As for whether Paula can be fired from her job for making negative comments about her boss and company on social media, this is a question of whether Capstone Corporation infringed her right to free speech. Under Section 7 of the National Labor Relations Act (NLRA), employees are free to complain about their terms and conditions of employment even if the statements are embarrassing or disparaging as long as the conversation is related to their terms and conditions of employment (Gross, 2017). Gross explains that terms and conditions of employment include but are not limited to performance review, safety issues, working conditions, wages, benefits, leaves of absence, respect, integrity, and culture issues, seniority, hours of work, and a grievance and arbitration process. Given that Paula posted disparaging comments about her boss and Capstone Corporation related to the terms and conditions of her employment (specifically grievance), she has a basis for a legal claim against Capstone Corporation. However, the company can defend itself by arguing that it did not fire Paula because of the disparaging posts but rather due to her violation of the company’s policy regarding using the company’s email system for personal communication.
Concerning whether Paula and Freddy have a contract of sale for the Mustang, one must identify the elements of a legally binding agreement to determine enforceability. According to Marsh (2017), a legally enforceable contract’s essential components include an offer, acceptance, consideration, and mutuality. From the facts presented in the scenario, it is clear that Paula and Freddy have an oral contract since Paula made an offer, Freddy accepted, the consideration aspect of consideration is fulfilled by the agreed purchasing price ($1,000) and, lastly, both parties exhibited the intention to create a legal relationship hence there was mutuality.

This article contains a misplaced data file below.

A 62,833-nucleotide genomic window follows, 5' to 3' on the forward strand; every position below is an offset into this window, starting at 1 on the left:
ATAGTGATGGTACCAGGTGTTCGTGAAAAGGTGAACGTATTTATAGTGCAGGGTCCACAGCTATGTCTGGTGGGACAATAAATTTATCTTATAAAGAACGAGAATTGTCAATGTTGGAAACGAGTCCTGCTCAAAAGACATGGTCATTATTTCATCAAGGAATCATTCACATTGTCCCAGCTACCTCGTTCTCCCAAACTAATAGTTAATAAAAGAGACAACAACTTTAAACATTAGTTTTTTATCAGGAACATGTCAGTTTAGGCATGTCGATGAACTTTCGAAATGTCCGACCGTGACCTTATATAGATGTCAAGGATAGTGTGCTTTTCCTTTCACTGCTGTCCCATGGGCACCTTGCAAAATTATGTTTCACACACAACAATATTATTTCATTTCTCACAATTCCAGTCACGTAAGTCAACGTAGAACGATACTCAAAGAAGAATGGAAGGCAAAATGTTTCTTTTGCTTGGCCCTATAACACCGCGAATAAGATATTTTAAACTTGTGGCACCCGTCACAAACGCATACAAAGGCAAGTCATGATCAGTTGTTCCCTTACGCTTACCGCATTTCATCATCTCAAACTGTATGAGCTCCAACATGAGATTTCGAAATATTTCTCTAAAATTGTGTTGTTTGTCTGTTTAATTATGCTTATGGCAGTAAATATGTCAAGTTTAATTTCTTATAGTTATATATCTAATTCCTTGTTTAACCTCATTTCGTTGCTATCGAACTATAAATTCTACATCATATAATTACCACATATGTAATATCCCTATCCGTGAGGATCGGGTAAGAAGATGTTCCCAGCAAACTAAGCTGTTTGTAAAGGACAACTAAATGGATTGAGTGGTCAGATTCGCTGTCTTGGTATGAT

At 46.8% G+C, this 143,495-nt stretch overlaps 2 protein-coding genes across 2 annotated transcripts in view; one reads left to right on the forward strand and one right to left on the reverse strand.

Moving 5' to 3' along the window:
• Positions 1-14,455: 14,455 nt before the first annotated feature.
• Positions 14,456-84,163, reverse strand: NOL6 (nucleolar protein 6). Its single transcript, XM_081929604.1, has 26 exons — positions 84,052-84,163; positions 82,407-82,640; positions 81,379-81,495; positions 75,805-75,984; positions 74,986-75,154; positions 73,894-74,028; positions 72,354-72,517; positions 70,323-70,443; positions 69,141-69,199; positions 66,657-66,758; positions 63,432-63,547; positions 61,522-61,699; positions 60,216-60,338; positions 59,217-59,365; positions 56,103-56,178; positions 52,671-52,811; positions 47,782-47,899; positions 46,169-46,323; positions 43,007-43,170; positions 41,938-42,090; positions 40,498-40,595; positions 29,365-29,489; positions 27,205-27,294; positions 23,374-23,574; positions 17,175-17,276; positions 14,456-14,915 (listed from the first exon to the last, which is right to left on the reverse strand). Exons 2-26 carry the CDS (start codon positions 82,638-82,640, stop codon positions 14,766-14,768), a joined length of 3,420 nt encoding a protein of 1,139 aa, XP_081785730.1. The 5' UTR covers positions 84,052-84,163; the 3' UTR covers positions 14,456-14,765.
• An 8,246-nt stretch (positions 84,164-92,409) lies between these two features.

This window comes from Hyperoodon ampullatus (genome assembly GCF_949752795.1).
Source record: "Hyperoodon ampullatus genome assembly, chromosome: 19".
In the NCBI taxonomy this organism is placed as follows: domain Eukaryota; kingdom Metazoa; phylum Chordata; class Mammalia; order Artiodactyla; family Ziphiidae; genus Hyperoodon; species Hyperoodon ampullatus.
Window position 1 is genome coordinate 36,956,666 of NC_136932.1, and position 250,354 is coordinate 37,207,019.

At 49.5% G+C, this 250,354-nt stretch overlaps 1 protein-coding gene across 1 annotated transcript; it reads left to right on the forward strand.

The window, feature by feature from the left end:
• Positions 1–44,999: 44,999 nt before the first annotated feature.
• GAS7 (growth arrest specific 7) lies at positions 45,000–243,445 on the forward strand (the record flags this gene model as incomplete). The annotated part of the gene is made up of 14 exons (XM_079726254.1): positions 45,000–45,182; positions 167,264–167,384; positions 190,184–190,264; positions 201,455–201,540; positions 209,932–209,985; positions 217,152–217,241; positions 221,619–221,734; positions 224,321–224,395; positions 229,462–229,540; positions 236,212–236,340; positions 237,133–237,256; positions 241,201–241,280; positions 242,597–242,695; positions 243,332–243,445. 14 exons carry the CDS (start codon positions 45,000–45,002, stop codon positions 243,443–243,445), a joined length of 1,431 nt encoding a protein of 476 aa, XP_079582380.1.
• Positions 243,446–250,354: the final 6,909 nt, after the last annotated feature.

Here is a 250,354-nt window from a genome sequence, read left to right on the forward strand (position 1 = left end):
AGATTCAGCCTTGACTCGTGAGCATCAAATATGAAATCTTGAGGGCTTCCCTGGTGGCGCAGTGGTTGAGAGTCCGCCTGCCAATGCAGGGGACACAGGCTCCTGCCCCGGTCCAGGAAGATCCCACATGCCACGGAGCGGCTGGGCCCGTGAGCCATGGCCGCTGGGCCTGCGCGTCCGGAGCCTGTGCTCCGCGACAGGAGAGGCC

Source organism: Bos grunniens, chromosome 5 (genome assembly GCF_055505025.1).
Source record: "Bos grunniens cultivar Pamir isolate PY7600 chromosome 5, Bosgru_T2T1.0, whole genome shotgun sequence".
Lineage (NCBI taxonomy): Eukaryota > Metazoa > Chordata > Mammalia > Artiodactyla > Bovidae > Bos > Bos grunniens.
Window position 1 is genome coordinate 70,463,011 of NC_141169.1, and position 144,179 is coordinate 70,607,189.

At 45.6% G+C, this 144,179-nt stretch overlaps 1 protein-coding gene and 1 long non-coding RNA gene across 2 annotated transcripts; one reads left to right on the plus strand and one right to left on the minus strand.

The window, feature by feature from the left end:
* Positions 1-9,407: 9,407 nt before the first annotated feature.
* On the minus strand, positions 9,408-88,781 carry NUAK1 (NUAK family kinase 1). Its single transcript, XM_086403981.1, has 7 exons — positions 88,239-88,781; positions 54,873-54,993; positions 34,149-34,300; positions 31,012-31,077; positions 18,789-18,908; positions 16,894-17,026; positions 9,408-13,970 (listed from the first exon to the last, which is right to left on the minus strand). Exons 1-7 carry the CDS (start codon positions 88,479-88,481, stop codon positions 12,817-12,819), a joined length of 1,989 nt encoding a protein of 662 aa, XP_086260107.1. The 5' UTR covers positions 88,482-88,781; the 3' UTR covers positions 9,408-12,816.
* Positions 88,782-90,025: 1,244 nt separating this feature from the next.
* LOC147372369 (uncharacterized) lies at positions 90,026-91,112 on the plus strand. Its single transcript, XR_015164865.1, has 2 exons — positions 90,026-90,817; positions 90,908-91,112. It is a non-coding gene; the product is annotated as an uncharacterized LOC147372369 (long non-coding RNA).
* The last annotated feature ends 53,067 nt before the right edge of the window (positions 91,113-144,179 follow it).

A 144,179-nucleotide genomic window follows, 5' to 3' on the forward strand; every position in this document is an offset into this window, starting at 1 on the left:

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However, it is worth noting that besides meeting the four key elements of a contract, other requirements determine enforceability. To start with, the contract’s terms must be valid and legally binding (Marsh, 2017). Considering the agreement between Paula and Freddy, the contract entails valid and legally binding terms. Freddy is the owner of the Mustang and has agreed to sell it to Paula, who is a willing seller. The other requirement is that for a contract to be enforceable, it must not violate existing laws or regulations ((Marsh, 2017). On this requirement, the agreement between Paula and Freddy is not enforceable as it infringes the Statutes of Frauds. The Statute of Frauds requires that any contracts involving goods worth more than $500 must be in writing (Hillman, 2018). Since the two parties only had a verbal agreement, Paula does not have a basis for a legal claim against Freddy as their oral agreement violates the Statutes of Frauds.
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To sum up, Paula has a basis for a legal claim against Capstone Corporation for firing her due to the disparaging comments she posted on social media. However, given her violation of the company’s policy on the previous day, the company seems to have the upper hand in the claim since it can argue that it fired her due to her unprofessional conduct. As for the claim related to the right to personal privacy, she does not have a legal basis since the company owns the email system and, as such, has the right to monitor and read emails sent via the system. Besides, an employee’s right to privacy while using an employer’s email system is largely unprotected by personal privacy laws. As for the agreement between Paula and Freddy, whereas they had an oral contract, it is not enforceable as it violates the Statutes of Frauds. Thus, Paula does not have a basis for a legal claim against Freddy.